• In El Goonish Shive, Ellen does it here as she thinks about her plan for getting Elliot in trouble.

    Web Original 
  • The Happy Merchant is an anti-Semitic Jewish caricature portrayed doing this pose.

    Web Videos 

    Western Animation 
  • Looney Tunes: Combined with the requisite Evil Laugh, this was a staple for avaricious or scheming characters throughout the classic shorts including but not limited to Daffy Duck, Yosemite Sam, Wile E Coyote, Elmer Fudd and a slew of one-off characters
  • Mr. Burns does this on occasion in The Simpsons. Word of God is that this is supposed to be like a praying mantis.
  • Superfriends 1973/74 season episodes.
    • "The Androids". Dr. Rebos rubs his hands together after he captures Superman using artificial kryptonite.
    • "The Balloon People". Dr. Noah Tall rubs his hands together when he thinks he's about to capture the title characters.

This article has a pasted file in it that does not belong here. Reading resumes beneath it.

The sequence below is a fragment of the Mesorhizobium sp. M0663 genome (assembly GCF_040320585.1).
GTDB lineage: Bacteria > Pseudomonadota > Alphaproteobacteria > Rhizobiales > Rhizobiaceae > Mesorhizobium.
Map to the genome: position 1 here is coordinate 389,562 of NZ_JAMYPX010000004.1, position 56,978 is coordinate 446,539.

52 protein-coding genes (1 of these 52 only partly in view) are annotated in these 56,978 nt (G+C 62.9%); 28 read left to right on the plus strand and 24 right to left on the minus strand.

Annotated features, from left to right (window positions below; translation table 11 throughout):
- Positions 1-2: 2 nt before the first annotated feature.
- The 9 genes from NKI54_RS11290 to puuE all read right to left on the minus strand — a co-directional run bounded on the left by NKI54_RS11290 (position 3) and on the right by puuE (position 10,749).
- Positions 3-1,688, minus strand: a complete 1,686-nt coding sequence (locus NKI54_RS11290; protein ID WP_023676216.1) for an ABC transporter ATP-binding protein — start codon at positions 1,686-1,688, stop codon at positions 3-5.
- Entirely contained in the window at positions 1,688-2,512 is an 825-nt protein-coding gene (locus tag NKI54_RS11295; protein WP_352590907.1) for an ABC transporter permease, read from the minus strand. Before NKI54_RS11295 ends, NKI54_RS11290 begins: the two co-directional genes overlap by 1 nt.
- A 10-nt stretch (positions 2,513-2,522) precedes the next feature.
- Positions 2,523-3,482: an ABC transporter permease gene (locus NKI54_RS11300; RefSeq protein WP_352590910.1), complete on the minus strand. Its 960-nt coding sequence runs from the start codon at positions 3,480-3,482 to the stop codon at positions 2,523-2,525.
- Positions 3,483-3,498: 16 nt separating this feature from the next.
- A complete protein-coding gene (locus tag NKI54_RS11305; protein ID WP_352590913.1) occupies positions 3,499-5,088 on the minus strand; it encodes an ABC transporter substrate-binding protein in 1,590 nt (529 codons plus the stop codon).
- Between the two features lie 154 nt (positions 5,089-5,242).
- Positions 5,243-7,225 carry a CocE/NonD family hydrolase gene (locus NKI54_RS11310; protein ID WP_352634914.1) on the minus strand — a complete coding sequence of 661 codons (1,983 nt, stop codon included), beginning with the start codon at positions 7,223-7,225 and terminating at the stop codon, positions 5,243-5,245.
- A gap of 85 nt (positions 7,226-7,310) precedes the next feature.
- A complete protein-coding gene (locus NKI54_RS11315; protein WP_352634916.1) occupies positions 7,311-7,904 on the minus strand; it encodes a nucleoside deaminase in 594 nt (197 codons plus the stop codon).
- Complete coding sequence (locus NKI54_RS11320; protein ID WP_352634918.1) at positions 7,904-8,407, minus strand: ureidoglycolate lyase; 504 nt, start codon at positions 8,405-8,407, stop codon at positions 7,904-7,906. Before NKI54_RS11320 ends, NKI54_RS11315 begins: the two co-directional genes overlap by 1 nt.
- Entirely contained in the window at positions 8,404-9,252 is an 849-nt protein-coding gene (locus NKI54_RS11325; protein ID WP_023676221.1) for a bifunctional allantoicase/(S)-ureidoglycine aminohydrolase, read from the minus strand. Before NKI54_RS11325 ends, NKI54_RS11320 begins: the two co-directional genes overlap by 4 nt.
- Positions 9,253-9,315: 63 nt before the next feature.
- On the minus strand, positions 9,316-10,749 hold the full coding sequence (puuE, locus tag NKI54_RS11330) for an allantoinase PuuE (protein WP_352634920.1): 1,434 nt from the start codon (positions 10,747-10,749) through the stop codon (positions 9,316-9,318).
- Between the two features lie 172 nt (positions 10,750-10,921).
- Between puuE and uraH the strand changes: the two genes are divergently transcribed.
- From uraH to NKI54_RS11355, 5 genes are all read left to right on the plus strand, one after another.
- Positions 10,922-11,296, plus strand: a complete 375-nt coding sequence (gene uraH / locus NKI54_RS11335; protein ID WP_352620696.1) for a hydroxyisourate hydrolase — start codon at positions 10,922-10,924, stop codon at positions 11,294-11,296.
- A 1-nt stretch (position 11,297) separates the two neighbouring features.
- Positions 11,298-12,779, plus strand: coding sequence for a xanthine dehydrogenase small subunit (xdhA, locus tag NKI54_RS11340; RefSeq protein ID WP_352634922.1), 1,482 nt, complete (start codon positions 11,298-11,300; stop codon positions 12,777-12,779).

• Total Drama:
    • Chris rubs his hands in anticipation in "Ocean's Eight - Or Nine" when he explains that the contestants have to commit a movie-perfect bank robbery.
    • During a confessional in "Broadway, Baby!", Heather notes that she'll stay on the team either if she proves her worth or manipulates Sierra and Cody into slavishly obeying her. She rubs her hands gleefully while considering the second option.
    • Max puts his palms together and hunches a little in "A Blast From the Past" when the idea hits him to sabotage the dueling sticks of the other team. It draws Chris's attention and prompts him to specify that messing with the other team's sticks results in the challenge automatically being lost.
  • Phantom Limb attempts to perform this gesture in The Venture Brothers. The effect is diminished somewhat by the fact that his arms and hands are invisible.
  • MAD has an entire sketch based on this trope, revealing that the villains that do this are merely using hand sanitizer.
  • Count Duckula does this when he thinks one of his Zany Schemes is going well.

     Real Life 
  • Flies are often known to do this.


Video Example(s):


Captured by Pirates

Betty Boop, Bimbo and Koko the Clown are captured by pirates.